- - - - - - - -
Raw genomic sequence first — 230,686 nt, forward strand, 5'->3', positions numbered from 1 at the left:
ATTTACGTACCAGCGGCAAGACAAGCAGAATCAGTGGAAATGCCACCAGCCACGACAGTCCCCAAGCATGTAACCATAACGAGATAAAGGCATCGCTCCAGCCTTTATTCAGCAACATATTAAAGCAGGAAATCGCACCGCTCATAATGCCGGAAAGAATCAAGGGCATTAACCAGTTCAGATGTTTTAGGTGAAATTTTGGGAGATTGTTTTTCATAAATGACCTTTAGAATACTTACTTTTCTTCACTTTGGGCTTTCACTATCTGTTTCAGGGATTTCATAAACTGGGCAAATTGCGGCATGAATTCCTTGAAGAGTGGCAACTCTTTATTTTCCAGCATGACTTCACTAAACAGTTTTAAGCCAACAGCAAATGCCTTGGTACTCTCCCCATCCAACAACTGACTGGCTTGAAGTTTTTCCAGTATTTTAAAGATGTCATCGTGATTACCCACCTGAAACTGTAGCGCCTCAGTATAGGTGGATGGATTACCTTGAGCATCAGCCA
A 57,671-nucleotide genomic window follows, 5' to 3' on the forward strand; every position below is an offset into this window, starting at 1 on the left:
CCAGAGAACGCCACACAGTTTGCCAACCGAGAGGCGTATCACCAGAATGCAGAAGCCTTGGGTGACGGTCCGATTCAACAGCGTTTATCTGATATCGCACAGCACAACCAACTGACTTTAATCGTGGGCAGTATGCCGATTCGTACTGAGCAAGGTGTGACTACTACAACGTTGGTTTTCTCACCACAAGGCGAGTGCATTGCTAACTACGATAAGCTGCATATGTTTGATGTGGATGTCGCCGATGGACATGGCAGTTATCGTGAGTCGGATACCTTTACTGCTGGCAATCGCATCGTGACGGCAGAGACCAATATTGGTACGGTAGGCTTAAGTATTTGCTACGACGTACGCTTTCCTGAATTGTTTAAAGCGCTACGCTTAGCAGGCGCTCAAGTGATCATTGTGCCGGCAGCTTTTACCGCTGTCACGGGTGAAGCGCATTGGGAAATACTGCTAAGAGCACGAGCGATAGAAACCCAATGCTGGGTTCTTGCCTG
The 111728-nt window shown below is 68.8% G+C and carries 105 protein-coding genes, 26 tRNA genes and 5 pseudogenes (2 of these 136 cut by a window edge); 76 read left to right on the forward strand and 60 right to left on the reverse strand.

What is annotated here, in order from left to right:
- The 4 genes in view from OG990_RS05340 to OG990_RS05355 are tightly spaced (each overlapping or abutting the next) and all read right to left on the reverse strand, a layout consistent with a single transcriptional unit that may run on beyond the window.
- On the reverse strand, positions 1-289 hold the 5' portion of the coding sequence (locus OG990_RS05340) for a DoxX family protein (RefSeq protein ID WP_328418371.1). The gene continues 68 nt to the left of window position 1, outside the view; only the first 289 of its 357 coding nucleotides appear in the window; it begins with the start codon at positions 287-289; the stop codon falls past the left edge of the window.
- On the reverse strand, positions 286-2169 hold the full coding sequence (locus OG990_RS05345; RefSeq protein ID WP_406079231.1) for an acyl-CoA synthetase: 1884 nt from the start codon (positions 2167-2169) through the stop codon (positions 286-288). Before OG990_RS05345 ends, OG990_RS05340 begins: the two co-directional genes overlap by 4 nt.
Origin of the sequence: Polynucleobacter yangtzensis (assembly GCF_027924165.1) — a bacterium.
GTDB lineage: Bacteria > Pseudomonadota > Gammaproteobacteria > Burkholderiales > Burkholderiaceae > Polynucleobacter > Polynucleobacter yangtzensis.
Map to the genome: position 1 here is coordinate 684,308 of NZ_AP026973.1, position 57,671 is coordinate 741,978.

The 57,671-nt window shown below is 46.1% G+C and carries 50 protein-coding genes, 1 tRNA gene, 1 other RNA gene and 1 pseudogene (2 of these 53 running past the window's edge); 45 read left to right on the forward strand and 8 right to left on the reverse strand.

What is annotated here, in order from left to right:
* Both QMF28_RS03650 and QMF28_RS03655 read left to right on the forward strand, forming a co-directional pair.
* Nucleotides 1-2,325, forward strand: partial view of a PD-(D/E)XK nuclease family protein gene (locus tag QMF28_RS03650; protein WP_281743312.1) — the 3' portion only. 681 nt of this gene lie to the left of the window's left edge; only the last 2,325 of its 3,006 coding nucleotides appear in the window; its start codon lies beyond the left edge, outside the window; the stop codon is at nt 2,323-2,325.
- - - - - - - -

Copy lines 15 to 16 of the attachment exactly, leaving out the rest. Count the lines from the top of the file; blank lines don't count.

* Both QMF28_RS03650 and QMF28_RS03655 read left to right on the forward strand, forming a co-directional pair.
* Nucleotides 1-2,325, forward strand: partial view of a PD-(D/E)XK nuclease family protein gene (locus tag QMF28_RS03650; protein WP_281743312.1) — the 3' portion only. 681 nt of this gene lie to the left of the window's left edge; only the last 2,325 of its 3,006 coding nucleotides appear in the window; its start codon lies beyond the left edge, outside the window; the stop codon is at nt 2,323-2,325.